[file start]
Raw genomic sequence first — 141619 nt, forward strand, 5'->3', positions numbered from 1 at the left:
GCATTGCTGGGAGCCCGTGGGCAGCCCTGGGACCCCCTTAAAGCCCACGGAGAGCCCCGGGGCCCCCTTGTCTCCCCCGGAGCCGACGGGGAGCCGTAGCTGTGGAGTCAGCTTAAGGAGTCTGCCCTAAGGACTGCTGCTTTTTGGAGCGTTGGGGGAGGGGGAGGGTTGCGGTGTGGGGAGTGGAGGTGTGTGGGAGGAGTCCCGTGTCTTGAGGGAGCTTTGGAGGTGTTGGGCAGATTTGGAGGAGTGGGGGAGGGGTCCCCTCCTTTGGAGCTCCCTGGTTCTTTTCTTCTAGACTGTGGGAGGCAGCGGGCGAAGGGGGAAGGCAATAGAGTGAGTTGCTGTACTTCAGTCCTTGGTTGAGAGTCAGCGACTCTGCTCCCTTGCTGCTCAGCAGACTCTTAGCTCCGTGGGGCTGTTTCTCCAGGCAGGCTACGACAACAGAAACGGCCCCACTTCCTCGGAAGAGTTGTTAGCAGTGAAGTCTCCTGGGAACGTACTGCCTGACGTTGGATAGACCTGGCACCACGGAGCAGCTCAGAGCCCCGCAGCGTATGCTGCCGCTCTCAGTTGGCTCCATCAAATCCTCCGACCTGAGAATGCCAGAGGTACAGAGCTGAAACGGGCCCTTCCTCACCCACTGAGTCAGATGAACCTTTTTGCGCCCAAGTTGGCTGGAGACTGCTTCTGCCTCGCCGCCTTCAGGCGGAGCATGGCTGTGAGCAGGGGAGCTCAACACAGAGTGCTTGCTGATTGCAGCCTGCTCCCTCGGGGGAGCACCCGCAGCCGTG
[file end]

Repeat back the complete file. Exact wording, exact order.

Raw genomic sequence first — 141619 nt, forward strand, 5'->3', positions numbered from 1 at the left:
GCATTGCTGGGAGCCCGTGGGCAGCCCTGGGACCCCCTTAAAGCCCACGGAGAGCCCCGGGGCCCCCTTGTCTCCCCCGGAGCCGACGGGGAGCCGTAGCTGTGGAGTCAGCTTAAGGAGTCTGCCCTAAGGACTGCTGCTTTTTGGAGCGTTGGGGGAGGGGGAGGGTTGCGGTGTGGGGAGTGGAGGTGTGTGGGAGGAGTCCCGTGTCTTGAGGGAGCTTTGGAGGTGTTGGGCAGATTTGGAGGAGTGGGGGAGGGGTCCCCTCCTTTGGAGCTCCCTGGTTCTTTTCTTCTAGACTGTGGGAGGCAGCGGGCGAAGGGGGAAGGCAATAGAGTGAGTTGCTGTACTTCAGTCCTTGGTTGAGAGTCAGCGACTCTGCTCCCTTGCTGCTCAGCAGACTCTTAGCTCCGTGGGGCTGTTTCTCCAGGCAGGCTACGACAACAGAAACGGCCCCACTTCCTCGGAAGAGTTGTTAGCAGTGAAGTCTCCTGGGAACGTACTGCCTGACGTTGGATAGACCTGGCACCACGGAGCAGCTCAGAGCCCCGCAGCGTATGCTGCCGCTCTCAGTTGGCTCCATCAAATCCTCCGACCTGAGAATGCCAGAGGTACAGAGCTGAAACGGGCCCTTCCTCACCCACTGAGTCAGATGAACCTTTTTGCGCCCAAGTTGGCTGGAGACTGCTTCTGCCTCGCCGCCTTCAGGCGGAGCATGGCTGTGAGCAGGGGAGCTCAACACAGAGTGCTTGCTGATTGCAGCCTGCTCCCTCGGGGGAGCACCCGCAGCCGTG